Hey guys! As part of my work at the NOAA lab and my masters program at CSU-Monterey Bay, I am looking at petrale sole, a right eyed flatfish that is common along the west coast of the United States from Baja California to the Bering Sea. My research involves trying to determine this fish’s fecundity, something biologists look at when trying to determine how healthy and abundant the offspring are from a species. In order to do this, we spend a lot of time looking at ovaries, the organs where eggs develop in a female fish.
While looking at some of my petrale ovaries, I came across something I hadn’t seen before. I noticed a small spiral looking thing at the very top of the ovary that resembled a worm. I asked my mentor on the project, Lyndsey, what it was. She explained that it was a NEMATODE! Nematodes are a type of round worm that can be found in all sorts of organisms. In fish, it is not uncommon to see these worms (sometimes more than 1!) attached to the ovary. Nematodes are parasites, which means they are getting nutrients from the organism they are attached to, which is called their host organism. The parasite usually has a negative effect on the host, either through making it sick or weak. Round worms are the most numerous multicellular organism on earth, and can live in a variety of different habitats.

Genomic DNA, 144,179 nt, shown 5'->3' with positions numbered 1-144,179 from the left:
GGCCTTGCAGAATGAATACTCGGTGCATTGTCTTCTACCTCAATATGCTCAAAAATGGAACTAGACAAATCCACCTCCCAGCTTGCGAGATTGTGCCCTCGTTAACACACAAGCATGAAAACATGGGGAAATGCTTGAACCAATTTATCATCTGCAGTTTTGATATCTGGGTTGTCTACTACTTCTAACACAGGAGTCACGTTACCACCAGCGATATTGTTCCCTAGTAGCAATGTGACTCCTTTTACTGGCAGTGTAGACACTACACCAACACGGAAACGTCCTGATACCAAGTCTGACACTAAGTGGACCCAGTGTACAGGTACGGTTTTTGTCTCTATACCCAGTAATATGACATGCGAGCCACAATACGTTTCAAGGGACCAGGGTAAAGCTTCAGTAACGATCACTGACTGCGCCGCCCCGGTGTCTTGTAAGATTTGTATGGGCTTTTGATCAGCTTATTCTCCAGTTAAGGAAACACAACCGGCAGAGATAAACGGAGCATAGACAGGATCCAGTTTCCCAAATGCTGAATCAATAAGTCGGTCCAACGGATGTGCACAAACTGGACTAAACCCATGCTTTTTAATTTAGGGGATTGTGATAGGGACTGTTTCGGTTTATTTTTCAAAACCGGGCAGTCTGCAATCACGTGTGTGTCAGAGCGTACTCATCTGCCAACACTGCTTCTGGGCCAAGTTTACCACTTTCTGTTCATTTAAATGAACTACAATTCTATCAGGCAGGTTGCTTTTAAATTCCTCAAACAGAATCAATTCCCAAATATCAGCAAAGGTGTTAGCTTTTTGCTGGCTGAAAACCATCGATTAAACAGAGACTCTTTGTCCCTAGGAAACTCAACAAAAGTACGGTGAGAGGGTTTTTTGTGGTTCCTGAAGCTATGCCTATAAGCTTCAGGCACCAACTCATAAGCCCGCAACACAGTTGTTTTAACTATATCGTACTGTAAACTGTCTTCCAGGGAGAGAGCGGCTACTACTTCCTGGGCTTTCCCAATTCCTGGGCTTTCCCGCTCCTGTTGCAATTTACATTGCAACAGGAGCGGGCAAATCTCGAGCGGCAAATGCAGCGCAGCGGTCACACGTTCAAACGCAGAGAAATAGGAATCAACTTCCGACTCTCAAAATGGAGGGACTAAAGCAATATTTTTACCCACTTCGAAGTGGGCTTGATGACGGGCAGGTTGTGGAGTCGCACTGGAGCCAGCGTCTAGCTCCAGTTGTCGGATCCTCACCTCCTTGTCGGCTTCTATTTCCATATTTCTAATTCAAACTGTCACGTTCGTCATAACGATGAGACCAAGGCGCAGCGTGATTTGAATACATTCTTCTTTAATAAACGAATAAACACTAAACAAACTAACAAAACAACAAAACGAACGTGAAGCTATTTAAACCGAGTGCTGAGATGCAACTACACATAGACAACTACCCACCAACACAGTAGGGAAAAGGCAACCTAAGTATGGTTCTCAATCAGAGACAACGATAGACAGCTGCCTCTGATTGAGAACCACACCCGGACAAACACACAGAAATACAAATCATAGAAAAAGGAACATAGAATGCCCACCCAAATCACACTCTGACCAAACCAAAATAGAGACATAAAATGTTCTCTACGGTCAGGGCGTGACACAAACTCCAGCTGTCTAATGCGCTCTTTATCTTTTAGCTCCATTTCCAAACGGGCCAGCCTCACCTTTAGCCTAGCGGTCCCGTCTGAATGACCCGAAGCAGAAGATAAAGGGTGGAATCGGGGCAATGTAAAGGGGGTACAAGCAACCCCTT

Although the nematode was fairly small (about the size of a ladybug!), I couldn’t capture the whole thing under my foldscope. I did manage to see some pretty awesome views of the circular nature of the worm. Check out what I saw below!